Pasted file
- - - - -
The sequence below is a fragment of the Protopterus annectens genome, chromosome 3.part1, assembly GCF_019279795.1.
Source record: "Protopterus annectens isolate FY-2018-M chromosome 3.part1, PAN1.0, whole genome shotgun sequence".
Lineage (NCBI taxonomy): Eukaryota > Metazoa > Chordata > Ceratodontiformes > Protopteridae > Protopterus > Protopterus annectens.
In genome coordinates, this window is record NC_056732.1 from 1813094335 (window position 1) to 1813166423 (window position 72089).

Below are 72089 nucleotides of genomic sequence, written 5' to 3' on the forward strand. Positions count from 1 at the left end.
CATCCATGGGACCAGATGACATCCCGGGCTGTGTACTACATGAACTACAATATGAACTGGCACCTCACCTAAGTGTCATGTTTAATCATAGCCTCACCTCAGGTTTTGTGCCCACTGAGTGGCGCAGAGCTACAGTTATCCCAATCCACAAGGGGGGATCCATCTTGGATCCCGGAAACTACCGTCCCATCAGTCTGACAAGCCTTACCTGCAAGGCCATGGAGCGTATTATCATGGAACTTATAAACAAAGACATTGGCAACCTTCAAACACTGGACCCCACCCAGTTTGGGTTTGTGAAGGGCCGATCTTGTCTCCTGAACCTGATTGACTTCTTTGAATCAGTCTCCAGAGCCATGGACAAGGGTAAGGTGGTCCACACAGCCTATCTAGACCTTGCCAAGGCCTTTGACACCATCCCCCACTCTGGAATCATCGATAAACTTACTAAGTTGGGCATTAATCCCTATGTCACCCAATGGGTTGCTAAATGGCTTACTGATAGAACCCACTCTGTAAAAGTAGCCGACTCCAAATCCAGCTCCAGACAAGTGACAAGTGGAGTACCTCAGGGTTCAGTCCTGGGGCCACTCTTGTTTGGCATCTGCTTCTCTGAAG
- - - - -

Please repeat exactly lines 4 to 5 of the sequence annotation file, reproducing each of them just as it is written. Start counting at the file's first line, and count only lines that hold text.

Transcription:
In genome coordinates, this window is record NC_056732.1 from 1813094335 (window position 1) to 1813166423 (window position 72089).

Below are 72089 nucleotides of genomic sequence, written 5' to 3' on the forward strand. Positions count from 1 at the left end.